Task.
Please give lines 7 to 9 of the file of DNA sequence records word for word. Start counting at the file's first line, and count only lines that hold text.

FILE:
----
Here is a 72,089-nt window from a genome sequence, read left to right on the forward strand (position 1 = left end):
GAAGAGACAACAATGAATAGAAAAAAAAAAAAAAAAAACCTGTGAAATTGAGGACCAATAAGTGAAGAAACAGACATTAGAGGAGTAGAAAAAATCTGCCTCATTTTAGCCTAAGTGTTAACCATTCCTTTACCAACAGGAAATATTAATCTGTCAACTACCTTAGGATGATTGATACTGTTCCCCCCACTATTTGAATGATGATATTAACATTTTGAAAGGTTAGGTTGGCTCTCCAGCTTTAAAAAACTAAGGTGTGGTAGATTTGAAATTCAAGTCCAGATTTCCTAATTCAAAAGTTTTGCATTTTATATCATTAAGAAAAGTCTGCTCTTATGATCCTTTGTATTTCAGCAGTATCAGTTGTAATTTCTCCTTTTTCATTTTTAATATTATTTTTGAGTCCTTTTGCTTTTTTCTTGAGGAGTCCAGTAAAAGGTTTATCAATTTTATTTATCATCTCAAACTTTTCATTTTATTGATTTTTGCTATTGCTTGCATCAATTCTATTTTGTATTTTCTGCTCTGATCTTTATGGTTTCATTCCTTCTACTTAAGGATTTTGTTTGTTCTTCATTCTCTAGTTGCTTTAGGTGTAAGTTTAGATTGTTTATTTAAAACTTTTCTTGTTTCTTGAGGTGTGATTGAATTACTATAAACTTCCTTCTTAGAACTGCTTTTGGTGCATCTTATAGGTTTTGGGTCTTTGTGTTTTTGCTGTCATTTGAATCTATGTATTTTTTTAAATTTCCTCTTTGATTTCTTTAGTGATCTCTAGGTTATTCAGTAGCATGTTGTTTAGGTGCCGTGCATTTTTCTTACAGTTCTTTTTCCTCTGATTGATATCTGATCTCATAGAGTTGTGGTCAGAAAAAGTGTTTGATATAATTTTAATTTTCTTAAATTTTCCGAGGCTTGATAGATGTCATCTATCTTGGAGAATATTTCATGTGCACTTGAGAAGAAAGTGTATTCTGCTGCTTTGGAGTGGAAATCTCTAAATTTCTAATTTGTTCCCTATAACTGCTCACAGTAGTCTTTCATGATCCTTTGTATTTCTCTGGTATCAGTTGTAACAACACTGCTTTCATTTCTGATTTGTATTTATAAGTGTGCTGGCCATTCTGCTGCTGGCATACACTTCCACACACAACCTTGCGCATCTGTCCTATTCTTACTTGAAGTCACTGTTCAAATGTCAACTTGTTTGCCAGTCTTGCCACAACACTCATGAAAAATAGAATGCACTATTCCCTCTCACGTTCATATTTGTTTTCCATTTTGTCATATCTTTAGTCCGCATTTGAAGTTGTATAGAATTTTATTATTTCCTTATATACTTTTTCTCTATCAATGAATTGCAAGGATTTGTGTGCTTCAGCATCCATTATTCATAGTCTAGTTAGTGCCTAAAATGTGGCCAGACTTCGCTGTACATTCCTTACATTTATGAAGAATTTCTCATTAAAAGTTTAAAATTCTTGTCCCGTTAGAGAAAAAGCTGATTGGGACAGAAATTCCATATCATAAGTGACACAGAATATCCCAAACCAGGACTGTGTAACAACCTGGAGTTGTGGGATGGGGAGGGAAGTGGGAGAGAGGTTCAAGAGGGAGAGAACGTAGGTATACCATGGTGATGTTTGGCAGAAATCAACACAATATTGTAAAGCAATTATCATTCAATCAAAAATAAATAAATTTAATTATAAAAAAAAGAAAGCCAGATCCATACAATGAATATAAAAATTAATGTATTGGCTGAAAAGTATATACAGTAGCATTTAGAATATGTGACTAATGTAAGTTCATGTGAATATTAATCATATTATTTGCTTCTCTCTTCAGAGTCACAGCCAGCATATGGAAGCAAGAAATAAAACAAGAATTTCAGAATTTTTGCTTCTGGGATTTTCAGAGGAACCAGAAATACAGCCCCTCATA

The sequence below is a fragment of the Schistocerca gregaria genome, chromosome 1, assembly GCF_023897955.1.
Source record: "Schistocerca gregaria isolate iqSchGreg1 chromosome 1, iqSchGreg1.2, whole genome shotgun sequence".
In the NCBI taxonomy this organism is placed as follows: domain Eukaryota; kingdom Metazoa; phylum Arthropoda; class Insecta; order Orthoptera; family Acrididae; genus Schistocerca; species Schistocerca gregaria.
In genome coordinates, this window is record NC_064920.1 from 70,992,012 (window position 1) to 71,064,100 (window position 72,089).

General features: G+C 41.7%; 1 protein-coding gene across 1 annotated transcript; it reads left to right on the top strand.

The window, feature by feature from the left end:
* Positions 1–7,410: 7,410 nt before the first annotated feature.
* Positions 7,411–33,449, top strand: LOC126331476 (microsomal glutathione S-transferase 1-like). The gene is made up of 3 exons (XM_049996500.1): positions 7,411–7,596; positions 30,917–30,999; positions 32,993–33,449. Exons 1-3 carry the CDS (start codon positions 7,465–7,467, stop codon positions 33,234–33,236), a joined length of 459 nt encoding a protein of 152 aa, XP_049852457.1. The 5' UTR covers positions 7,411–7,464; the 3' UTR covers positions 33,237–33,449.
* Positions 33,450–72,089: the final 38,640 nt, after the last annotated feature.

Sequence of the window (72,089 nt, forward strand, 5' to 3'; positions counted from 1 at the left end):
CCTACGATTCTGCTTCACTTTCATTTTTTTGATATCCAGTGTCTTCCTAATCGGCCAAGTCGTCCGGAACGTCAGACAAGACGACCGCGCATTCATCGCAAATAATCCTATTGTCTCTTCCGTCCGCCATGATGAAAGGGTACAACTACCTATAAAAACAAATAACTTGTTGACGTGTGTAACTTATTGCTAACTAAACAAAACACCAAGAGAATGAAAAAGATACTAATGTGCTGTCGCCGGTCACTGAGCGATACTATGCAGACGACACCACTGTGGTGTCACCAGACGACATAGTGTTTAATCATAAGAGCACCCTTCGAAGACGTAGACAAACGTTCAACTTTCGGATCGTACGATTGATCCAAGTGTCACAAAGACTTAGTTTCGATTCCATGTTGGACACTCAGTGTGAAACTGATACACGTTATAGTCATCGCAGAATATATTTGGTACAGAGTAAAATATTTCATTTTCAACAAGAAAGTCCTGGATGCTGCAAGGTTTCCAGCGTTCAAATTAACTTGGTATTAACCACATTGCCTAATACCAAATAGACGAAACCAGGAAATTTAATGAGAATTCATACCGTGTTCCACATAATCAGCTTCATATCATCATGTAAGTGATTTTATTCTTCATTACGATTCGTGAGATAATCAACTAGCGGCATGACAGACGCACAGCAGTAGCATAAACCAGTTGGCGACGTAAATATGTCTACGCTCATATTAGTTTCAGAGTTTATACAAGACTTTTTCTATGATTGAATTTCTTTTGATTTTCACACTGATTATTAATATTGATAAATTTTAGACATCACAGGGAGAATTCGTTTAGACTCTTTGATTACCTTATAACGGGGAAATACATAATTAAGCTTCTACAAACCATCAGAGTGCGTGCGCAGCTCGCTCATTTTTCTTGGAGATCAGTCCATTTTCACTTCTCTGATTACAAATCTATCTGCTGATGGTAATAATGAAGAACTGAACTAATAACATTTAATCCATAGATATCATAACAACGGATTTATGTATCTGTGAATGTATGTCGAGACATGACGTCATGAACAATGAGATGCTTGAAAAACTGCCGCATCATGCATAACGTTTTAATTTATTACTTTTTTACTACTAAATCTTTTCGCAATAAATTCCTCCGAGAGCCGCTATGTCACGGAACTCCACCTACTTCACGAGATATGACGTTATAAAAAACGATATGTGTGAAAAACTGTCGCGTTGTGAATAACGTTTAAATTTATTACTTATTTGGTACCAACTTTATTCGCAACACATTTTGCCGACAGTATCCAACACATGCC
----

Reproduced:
General features: G+C 41.7%; 1 protein-coding gene across 1 annotated transcript; it reads left to right on the top strand.

The window, feature by feature from the left end:
* Positions 1–7,410: 7,410 nt before the first annotated feature.